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A Year Older, A Year Wiser: 5 More Things I’ve Learned About a Career in Extension

Dave Coyle teaching Clemson Forest Health

Some days, an extension entomologist like David R. Coyle, Ph.D., teaches courses in the field, while other days present farm visits, researching client questions, writing fact sheets, and more. (Photo credit: Jessica Hartshorn, Ph.D.)

By David R. Coyle, Ph.D.

It’s funny how life works sometimes.

David R. Coyle, Ph.D.

David R. Coyle, Ph.D.

When I last wrote about switching from research to extension, I lamented a little about the difficulties in obtaining a tenure-track job. (This is a well-documented and often-covered issue in academia; see essays by Dr. Jeremy Yoder and by fellow Entomological Society of America member Dr. Christie Bahlai). I talked about eschewing the traditional tenure-track job hunt to focus on an extension program I created. Well, fast-forward a year, and here I am in a tenure-track job. Was it my plan all along? I’d be lying if I said yes. I had made peace with the notion of not getting a tenure-track position, and that wasn’t easy. But, I loved working in extension and had a good personal situation, so it made sense. Then, by chance, a position became available at Clemson University, just up the road from where I live, and the description was nearly a perfect match for my skill set. I didn’t blow the interview, and now I’m an assistant professor in Clemson’s Department of Forestry and Environmental Conservation. So, as I said, it’s funny how life works.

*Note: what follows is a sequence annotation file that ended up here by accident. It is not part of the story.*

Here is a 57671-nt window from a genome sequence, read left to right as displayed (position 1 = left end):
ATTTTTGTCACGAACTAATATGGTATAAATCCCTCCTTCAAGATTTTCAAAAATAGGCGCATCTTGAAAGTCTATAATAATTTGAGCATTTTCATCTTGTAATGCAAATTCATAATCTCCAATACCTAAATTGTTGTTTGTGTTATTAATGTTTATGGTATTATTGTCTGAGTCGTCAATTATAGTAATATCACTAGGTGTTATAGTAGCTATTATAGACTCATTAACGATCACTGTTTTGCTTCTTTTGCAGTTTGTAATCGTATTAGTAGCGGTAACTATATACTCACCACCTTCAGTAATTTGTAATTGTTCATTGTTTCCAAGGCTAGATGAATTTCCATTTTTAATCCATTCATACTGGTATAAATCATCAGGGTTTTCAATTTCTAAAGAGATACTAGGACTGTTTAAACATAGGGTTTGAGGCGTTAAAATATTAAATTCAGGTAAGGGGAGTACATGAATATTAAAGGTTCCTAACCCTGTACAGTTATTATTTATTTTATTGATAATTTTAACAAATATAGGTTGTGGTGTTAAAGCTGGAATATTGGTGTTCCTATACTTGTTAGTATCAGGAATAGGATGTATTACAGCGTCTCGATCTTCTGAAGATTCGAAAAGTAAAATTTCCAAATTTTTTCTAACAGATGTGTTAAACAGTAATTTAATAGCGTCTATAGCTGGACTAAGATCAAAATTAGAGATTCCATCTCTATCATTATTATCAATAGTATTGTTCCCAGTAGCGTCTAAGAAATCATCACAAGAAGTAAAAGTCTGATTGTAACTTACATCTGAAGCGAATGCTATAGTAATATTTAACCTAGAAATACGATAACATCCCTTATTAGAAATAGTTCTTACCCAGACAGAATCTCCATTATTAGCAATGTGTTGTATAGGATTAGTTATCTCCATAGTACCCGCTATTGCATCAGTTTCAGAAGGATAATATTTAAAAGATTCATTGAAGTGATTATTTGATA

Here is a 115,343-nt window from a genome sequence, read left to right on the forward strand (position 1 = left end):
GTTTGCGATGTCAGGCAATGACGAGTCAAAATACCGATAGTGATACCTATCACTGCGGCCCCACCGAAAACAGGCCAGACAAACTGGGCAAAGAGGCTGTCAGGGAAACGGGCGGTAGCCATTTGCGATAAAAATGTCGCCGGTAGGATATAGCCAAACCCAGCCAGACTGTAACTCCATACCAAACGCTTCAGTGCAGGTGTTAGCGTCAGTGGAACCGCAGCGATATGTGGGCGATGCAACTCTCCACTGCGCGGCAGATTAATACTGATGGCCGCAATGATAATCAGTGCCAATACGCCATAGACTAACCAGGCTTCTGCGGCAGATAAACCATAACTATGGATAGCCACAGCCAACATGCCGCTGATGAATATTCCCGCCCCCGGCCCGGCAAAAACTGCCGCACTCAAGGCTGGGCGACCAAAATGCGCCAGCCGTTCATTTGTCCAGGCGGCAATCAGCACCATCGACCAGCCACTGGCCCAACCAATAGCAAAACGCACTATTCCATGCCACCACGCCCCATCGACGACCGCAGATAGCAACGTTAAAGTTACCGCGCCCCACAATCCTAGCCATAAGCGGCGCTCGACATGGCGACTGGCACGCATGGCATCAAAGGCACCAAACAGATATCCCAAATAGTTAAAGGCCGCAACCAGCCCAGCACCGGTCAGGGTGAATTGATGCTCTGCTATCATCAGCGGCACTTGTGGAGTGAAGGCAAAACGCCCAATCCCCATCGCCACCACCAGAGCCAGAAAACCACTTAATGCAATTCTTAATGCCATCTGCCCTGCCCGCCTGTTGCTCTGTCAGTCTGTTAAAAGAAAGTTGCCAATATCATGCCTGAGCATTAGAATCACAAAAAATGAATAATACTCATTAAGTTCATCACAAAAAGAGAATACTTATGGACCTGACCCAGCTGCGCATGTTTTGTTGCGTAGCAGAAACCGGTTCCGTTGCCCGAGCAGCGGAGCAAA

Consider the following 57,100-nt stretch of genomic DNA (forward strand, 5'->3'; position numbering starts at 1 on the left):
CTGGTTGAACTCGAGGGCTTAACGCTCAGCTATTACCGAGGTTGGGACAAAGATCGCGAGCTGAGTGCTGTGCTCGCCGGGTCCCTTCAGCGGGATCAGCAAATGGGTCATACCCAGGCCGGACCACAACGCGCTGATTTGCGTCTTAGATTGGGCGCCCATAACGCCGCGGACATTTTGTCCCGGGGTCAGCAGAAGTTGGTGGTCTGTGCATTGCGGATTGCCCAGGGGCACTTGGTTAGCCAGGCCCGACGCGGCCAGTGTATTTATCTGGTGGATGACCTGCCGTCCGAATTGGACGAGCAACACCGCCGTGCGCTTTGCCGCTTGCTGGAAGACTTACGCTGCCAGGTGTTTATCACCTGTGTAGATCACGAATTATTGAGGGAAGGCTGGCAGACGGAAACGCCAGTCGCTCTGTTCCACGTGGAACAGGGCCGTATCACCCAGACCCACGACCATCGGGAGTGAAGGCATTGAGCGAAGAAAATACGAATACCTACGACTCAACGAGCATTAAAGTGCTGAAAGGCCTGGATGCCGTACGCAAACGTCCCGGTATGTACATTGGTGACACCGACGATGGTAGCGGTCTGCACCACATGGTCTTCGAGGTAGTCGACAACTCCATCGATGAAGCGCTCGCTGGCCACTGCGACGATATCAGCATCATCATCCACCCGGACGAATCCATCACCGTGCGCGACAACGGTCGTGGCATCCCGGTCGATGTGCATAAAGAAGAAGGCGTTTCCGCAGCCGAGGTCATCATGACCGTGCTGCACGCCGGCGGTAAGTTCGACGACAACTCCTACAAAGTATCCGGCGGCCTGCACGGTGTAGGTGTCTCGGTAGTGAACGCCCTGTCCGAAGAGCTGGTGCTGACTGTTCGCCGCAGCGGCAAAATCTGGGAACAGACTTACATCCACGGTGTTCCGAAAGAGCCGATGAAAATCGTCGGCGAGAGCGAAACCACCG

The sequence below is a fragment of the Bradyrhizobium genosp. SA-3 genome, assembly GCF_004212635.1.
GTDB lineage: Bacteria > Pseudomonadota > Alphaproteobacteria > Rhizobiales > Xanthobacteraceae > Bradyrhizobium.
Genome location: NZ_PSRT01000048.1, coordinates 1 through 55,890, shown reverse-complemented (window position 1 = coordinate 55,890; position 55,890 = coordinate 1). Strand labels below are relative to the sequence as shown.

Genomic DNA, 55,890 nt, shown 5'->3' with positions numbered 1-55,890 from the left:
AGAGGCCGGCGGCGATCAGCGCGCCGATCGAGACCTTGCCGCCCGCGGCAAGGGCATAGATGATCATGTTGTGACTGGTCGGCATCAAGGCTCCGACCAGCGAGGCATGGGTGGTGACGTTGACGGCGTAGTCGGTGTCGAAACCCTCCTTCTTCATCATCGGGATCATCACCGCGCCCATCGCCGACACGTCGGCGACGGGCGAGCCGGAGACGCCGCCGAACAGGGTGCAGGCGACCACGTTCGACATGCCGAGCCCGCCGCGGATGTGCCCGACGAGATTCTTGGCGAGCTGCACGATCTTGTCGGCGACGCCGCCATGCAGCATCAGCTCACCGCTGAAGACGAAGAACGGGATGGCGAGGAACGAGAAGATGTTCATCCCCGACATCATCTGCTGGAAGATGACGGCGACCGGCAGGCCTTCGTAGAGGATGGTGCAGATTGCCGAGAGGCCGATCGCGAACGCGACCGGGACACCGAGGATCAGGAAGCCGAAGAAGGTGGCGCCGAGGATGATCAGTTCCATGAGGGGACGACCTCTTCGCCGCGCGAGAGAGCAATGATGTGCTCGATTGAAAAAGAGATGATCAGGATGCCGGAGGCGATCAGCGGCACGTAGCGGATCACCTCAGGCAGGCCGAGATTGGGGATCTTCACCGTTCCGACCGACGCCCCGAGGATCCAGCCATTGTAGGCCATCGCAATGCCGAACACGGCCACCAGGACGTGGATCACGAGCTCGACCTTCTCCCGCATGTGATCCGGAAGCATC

The job I’m doing now is very similar to the one I did before: forest health and invasive species extension. That said, after another year of extension experience under my belt, I’ve learned some additional things that would have been nice for younger me to know and that may help other young extension professionals. Consider this list a sequel to my earlier article, as I think most of these topics are relevant to anyone in extension, be their position academic tenure-track, working for a state agency, or making a go of it on grant funding. In the end, those of us who work in extension are all translating research for the public and helping people make better management decisions. We just wear different hats and shirts.